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- Otto Posterman
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Pickering's Triangle in the Veil
Explanation: Chaotic in appearance, these filaments
of shocked, glowing gas break across planet Earth's sky toward the constellation of Cygnus, as part of the Veil Nebula
. The Veil Nebula itself is a large supernova remnant
, an expanding cloud born of the death explosion of a massive star. Light from the original supernova explosion likely reached Earth over 5,000 years ago. Blasted out in the cataclysmic event, the interstellar shock waves plow through space sweeping up and exciting interstellar material. The glowing filaments are really more like long ripples in a sheet seen almost edge on, remarkably well separated into the glow of ionized hydrogen and sulfur atoms shown in red and green, and oxygen in blue hues. Also known as the Cygnus Loop, the Veil Nebula now spans
nearly 3 degrees or about 6 times the diameter of the full Moon. While that translates to over 70 light-years at its estimated distance of 1,500 light-years, this field of view spans less than one third that distance. Identified as Pickering's Triangle for a director of Harvard College Observatory and cataloged as NGC 6979, the complex of filaments might be more appropriately known as Williamina Fleming's Triangular Wisp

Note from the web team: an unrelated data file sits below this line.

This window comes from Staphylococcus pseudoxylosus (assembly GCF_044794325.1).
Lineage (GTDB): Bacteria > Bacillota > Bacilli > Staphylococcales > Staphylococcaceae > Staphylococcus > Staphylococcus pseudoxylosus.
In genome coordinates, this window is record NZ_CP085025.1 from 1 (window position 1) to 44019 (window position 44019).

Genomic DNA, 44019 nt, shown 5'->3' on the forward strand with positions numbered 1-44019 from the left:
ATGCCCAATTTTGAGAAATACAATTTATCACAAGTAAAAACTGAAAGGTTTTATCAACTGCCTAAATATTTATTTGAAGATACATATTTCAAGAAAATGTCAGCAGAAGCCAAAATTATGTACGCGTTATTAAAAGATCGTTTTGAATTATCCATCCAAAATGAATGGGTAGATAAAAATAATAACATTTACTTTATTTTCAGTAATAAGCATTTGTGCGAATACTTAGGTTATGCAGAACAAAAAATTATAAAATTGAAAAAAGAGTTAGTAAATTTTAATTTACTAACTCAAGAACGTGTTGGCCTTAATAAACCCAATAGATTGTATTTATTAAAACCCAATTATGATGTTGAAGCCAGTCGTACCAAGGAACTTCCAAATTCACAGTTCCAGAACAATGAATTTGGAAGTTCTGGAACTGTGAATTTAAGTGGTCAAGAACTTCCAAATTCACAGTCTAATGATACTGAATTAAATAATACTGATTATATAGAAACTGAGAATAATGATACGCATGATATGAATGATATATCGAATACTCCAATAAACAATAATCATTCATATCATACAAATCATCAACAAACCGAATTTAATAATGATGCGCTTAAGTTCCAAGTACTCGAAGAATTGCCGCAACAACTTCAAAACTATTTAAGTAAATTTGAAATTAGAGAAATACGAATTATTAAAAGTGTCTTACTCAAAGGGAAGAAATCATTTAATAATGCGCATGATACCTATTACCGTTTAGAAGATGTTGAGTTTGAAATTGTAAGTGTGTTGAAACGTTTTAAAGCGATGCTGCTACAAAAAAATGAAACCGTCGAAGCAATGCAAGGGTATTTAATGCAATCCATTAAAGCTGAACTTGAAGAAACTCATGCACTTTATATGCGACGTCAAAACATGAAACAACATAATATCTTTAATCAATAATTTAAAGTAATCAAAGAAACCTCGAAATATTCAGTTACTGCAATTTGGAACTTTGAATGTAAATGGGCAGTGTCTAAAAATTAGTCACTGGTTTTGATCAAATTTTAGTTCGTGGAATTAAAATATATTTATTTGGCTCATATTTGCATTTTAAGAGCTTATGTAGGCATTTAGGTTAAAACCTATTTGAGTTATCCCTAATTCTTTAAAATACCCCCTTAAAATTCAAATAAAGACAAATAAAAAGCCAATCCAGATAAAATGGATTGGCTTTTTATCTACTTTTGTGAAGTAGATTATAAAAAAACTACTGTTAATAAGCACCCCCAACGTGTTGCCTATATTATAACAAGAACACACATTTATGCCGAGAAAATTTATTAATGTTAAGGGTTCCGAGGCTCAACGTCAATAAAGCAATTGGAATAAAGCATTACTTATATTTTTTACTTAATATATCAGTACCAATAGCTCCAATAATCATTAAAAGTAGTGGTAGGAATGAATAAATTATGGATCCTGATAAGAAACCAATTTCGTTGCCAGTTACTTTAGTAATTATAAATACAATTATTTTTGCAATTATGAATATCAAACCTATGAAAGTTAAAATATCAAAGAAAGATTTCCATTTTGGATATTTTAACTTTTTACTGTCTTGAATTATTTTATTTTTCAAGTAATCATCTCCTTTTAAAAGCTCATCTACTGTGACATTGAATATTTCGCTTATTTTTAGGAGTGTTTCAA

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Very interesting image.
A special structure
The Veil is one of my favorite visual targets. Using a UHC or OIII filter one can see incredible fine structure in the brighter main segments, as well as lots of debris (like Pickering's Triangle) between them. It's angular size is so large that one must pan the scope around a lot to take it all in. Under very dark skies, I have even seen the main larger arc with 11x70 binoculars.
- Stellar Cartographer